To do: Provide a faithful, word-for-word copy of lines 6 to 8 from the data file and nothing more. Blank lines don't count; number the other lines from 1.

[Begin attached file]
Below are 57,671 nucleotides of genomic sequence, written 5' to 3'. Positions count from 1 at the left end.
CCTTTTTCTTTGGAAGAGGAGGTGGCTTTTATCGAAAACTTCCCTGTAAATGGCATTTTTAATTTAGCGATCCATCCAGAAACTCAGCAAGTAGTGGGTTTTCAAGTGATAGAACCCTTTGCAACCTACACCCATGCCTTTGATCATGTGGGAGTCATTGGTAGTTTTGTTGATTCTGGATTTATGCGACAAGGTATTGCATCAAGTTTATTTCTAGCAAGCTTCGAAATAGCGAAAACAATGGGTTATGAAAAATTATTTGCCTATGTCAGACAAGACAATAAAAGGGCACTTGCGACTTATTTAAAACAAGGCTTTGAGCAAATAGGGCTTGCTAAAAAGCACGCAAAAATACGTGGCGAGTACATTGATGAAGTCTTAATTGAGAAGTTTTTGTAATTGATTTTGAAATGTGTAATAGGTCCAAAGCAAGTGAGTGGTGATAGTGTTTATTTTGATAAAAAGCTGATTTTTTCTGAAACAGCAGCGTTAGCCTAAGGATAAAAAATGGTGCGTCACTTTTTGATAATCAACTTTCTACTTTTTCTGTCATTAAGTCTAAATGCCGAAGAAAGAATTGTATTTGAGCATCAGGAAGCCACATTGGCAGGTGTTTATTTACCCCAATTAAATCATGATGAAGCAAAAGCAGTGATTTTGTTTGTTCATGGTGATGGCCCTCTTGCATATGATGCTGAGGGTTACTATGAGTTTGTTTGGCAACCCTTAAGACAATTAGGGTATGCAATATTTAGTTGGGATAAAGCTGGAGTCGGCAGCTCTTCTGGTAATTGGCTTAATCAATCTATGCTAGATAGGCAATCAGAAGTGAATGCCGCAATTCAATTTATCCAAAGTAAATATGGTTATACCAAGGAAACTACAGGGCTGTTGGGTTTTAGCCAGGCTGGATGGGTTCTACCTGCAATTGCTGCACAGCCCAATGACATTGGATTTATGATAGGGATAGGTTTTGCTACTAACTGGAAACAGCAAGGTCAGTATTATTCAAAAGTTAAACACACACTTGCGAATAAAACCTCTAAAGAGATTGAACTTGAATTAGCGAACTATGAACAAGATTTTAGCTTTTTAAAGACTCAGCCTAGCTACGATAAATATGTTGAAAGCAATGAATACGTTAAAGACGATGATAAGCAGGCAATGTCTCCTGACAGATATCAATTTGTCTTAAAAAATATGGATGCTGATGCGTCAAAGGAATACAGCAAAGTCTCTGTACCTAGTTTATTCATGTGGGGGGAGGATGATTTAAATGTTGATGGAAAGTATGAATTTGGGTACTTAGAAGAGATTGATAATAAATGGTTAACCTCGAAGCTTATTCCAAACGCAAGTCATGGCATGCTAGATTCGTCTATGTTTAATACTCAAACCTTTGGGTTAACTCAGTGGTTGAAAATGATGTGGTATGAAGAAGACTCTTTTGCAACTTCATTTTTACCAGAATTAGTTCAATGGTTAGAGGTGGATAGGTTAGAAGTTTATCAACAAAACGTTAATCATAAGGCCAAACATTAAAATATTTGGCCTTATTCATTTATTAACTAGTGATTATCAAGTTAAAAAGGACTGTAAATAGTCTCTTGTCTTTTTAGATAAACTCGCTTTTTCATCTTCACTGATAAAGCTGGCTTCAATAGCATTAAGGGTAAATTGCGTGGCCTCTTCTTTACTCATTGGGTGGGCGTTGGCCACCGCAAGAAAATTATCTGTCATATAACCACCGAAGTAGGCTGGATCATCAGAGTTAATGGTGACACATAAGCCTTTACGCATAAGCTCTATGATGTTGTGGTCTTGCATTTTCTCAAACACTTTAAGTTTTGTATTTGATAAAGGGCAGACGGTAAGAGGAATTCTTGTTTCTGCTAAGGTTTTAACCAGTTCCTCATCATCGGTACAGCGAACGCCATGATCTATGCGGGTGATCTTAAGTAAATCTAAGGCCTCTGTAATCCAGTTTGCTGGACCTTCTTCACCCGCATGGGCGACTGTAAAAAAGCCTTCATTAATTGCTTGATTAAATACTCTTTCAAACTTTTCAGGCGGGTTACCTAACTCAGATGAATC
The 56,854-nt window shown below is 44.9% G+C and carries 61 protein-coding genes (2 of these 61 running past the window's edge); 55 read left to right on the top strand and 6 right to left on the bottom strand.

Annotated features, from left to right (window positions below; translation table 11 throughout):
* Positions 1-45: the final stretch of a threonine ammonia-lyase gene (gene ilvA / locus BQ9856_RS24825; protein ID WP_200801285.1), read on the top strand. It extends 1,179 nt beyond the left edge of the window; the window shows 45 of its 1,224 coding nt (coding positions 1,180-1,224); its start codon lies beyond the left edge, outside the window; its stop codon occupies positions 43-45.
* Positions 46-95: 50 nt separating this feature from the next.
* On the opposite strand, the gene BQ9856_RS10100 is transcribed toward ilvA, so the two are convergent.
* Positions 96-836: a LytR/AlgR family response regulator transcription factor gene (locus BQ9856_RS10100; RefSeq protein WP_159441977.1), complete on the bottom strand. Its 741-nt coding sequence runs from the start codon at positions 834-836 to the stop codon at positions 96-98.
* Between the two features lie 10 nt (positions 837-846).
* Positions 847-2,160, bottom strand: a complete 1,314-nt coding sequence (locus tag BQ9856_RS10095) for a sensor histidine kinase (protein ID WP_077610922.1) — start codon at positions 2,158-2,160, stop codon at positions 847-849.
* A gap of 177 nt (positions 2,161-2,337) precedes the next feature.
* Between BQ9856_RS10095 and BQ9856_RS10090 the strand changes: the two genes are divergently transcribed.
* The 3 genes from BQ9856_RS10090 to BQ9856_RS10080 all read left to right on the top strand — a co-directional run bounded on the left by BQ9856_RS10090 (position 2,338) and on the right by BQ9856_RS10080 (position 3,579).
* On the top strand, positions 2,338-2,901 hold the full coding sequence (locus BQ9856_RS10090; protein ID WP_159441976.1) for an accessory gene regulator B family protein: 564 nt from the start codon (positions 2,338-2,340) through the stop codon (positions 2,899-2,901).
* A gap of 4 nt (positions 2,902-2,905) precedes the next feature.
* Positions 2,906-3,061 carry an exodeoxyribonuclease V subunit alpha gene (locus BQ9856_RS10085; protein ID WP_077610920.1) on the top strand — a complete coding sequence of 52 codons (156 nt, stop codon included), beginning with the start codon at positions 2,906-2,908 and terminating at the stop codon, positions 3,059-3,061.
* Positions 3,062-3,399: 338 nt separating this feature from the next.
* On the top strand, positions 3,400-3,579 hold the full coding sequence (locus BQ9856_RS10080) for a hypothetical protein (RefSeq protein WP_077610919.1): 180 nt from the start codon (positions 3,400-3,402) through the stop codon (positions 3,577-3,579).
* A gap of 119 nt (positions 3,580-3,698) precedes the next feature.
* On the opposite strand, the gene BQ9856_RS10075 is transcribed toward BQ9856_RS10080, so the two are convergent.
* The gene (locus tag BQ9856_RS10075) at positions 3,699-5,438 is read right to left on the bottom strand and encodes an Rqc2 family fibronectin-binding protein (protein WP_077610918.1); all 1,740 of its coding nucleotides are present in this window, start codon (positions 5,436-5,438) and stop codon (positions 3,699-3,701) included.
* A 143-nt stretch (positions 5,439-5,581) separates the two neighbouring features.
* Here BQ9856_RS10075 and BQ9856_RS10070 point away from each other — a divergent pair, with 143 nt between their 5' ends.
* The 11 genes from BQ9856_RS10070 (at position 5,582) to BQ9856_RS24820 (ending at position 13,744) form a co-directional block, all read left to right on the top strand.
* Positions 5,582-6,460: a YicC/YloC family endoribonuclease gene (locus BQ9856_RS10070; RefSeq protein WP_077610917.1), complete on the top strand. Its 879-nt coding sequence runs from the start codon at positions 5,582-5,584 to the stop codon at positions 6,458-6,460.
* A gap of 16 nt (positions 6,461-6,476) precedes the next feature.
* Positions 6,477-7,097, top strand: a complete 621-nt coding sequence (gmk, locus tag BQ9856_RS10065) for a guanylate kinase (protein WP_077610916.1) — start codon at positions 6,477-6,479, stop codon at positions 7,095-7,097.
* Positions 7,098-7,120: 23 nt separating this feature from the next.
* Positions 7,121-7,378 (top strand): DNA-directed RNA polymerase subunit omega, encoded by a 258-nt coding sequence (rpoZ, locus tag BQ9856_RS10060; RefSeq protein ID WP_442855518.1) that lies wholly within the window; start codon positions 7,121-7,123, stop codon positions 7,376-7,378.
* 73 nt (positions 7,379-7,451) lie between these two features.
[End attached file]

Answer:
* Positions 46-95: 50 nt separating this feature from the next.
* On the opposite strand, the gene BQ9856_RS10100 is transcribed toward ilvA, so the two are convergent.
* Positions 96-836: a LytR/AlgR family response regulator transcription factor gene (locus BQ9856_RS10100; RefSeq protein WP_159441977.1), complete on the bottom strand. Its 741-nt coding sequence runs from the start codon at positions 834-836 to the stop codon at positions 96-98.